The Hong Kong courts in Lasmos and several subsequent cases originally followed the English approach in Salford. In Lasmos, the CFI held that save in exceptional or wholly exceptional circumstances, a winding-up petition would generally be dismissed where (i) the debtor disputes the debt, (ii) the arbitration agreement covers any dispute relating to the debt, and (iii) the debtor has taken steps to commence the dispute resolution process in accordance with the arbitration agreement (this is often referred to as “Salford-Lasmos Approach”). Accordingly, a debtor does not need to show a bona fide dispute on substantial grounds when seeking to stay or dismiss a winding-up petition.

In Sit Kwong Lam,[8] doubt began to be cast on the strict application of the Salford-Lasmos Approach in Hong Kong. In that case, there was no arbitration clause that covered the dispute relating to debt. However, the court noted that even if there was an arbitration clause and it precluded the parties from invoking the court’s bankruptcy or insolvency jurisdiction prior to the commencement or completion of the arbitration process, the clause would be contrary to public policy and not enforced; a creditor’s statutory right to petition for bankruptcy or insolvency could not be restricted or fettered by contract.

Less than four months later, Kwan J of the Court of Appeal in But Ka Chon v Interactive Brokers LLC[9] expressed, in passing, reservations about the Salford-Lasmos Approach, including whether the court’s discretion should be exercised only one way to substantially curtail the statutory right of a creditor to present a petition.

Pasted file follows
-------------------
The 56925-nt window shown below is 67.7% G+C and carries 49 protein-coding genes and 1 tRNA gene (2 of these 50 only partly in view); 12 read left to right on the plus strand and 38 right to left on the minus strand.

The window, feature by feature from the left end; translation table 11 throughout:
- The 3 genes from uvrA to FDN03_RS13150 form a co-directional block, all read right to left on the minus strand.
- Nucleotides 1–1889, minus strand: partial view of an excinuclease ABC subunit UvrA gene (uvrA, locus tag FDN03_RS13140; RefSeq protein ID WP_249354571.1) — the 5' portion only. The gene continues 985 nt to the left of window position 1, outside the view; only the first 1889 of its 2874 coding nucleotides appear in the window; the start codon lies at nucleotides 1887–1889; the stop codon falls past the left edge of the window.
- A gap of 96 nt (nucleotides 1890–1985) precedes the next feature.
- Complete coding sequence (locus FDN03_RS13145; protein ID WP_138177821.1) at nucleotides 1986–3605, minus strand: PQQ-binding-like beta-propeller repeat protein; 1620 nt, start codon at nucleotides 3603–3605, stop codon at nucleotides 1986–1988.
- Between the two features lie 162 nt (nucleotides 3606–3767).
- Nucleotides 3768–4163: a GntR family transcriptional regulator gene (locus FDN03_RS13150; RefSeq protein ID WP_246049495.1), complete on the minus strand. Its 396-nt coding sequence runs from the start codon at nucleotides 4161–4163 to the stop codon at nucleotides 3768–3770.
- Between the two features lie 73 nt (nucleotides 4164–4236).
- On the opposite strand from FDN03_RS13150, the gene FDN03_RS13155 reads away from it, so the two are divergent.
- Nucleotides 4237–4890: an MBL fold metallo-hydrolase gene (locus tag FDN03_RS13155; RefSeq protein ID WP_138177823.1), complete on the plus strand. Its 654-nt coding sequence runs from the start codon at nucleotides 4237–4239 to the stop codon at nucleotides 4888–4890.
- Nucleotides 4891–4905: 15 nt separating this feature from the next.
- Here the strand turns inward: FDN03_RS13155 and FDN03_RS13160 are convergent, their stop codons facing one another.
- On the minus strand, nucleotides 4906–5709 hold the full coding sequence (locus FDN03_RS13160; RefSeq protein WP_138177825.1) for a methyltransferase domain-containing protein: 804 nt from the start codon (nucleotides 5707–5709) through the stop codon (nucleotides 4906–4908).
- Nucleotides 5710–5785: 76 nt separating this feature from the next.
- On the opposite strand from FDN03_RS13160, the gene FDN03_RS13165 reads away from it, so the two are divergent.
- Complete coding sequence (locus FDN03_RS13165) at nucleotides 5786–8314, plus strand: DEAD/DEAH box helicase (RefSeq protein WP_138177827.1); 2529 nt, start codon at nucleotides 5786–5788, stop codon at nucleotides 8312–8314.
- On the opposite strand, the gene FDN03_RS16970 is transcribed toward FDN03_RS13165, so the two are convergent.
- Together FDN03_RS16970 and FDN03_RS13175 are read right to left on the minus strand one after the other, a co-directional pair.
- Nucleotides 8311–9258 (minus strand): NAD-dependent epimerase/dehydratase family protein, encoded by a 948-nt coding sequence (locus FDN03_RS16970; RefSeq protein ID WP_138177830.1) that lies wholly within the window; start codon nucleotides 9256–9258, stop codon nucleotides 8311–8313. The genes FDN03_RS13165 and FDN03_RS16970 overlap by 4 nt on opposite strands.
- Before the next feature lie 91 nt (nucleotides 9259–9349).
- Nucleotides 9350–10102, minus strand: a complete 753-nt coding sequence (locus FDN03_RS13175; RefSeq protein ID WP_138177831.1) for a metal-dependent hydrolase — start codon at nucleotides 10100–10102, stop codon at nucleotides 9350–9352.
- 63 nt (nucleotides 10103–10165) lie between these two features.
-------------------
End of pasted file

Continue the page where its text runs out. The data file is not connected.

So lay the land in Dayang.

  1. The judgment in Dayang

The underlying dispute between the petitioner and the debtor-company arose out of a charterparty evidenced by a fixture note with an arbitration clause that provided for arbitration in Hong Kong. The petitioner served a statutory demand on the debtor for unpaid hire of around USD 360,000. The debtor failed to pay within 21 days and the petitioner presented a winding-up petition.

The debtor did not deny that it owed the debt, but raised a counterclaim against the petitioner in relation to an alleged breach of the fixture note. The arbitration clause clearly covered the disputes relating to the debt as well as the counterclaim. The debtor relied heavily on the Salford-Lasmos Approach, submitting that the winding-up proceedings should be stayed or dismissed.

The judge made the usual winding-up order against the debtor for the following reasons:

  • The existence of an arbitration clause, or commencement of arbitration, does not by that very fact or act prevent the court from considering whether or not the debtor had established the existence of a bona fide dispute of substance in relation to the debt.[10]